Your trees and shrubs represent a growing investment that’s worth protecting. Our program of scheduled inspections and treatment helps keep all of your ornamentals healthy and in top growing condition.
There are hundreds of insects and diseases that can attach and infest your landscape. Our trained and licensed staff can identify and control these problems before severe damage or plant loss occurs.
At TenderCare, we design custom programs for the unique needs of your property. Each landscape is different, and we can provide either standard or customized programs to fit virtually any property. Our plans include insect management, disease management and/or dormant applications. We’ll also combine these pest management services with properly timed and applied fertilization.
We understand and appreciate the value of your landscape investment. Let us provide a comprehensive evaluation and program recommendation for your lawn and landscape.
Landscape plants often fail to flourish and may go into decline due to a lack of proper nourishment. Properly feeding your ornamentals offers many benefits, including improved flowering, increased resistance to disease and increased ability to ward off insect attacks. Root feeding injects the proper plant food directly into the root zone of plants which allows the fertilizer to be easily absorbed and quickly put to work. Feeding trees and shrubs should be done at least once per season for preventative maintenance. This helps keep them in top growing condition, so they’re strong enough to fight off many infectious diseases and insect attacks without suffering serious permanent damage.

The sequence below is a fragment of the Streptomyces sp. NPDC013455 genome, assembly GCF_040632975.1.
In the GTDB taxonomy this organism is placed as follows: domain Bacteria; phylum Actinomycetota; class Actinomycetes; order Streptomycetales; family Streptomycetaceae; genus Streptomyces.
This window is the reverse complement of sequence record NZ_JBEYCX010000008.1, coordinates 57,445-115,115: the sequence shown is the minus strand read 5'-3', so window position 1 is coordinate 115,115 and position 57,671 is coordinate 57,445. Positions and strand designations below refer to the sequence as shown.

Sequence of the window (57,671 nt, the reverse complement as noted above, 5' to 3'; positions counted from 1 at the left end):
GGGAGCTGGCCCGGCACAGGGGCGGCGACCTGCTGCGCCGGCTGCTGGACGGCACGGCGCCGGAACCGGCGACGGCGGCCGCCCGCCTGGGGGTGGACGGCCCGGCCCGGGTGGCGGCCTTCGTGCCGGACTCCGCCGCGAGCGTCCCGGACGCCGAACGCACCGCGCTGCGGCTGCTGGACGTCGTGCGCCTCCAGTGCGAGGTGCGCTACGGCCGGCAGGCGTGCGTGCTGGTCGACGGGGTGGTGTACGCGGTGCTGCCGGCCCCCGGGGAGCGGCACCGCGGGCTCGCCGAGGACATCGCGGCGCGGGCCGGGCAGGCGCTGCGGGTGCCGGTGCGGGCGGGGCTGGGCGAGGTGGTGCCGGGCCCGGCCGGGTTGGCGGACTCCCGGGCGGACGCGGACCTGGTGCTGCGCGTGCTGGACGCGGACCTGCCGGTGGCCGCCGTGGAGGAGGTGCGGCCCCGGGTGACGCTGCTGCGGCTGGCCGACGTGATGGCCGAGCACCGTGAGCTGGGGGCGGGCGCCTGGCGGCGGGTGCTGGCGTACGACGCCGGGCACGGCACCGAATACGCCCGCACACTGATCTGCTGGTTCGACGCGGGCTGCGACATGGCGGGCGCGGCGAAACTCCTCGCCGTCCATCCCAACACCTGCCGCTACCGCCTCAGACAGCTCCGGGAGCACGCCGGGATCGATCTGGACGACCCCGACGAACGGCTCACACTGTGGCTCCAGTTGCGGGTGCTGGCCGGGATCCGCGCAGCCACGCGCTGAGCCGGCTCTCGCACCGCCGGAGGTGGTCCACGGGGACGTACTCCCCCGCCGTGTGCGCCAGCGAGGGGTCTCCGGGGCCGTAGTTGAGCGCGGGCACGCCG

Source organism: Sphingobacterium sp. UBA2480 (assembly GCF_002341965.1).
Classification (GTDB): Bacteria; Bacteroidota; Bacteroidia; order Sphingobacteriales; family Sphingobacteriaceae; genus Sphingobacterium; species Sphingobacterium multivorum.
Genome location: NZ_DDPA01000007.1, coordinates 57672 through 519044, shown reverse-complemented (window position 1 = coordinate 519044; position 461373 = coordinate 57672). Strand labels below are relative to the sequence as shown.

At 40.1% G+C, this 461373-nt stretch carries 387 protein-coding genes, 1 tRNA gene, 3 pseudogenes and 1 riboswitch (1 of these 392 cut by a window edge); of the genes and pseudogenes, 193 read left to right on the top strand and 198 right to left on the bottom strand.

As the growing season progresses, we drag out the pruning equipment to control and shape the growth of our plants. Branches creep over sidewalks, get damaged in storms, and hedges get fuzzy and uneven. But, there is a right and wrong time to prune certain plants.
Spring blooming shrubs should be pruned soon after they finish their bloom to help set new bloom buds for the following season. If pruned too late, they often don’t bloom well (or at all!) the next season. Whereas summer blooming shrubs that bloom on the current season’s growth can be pruned before growth starts in the spring.
Most shrubs with many stems or “canes” should be pruned one stem at a time near the ground. By doing this, it forces new growth to arise from the root system and provides vigorous young stems. Evergreens and hedges can be pruned almost anytime during the year, except for very late in the season (September 15 and later). Pruning at any time stimulates the plant into a “growth spurt” and if done too late in the season the top-growth may get nipped and scorched by the frost, giving plants an unhappy through the winter.
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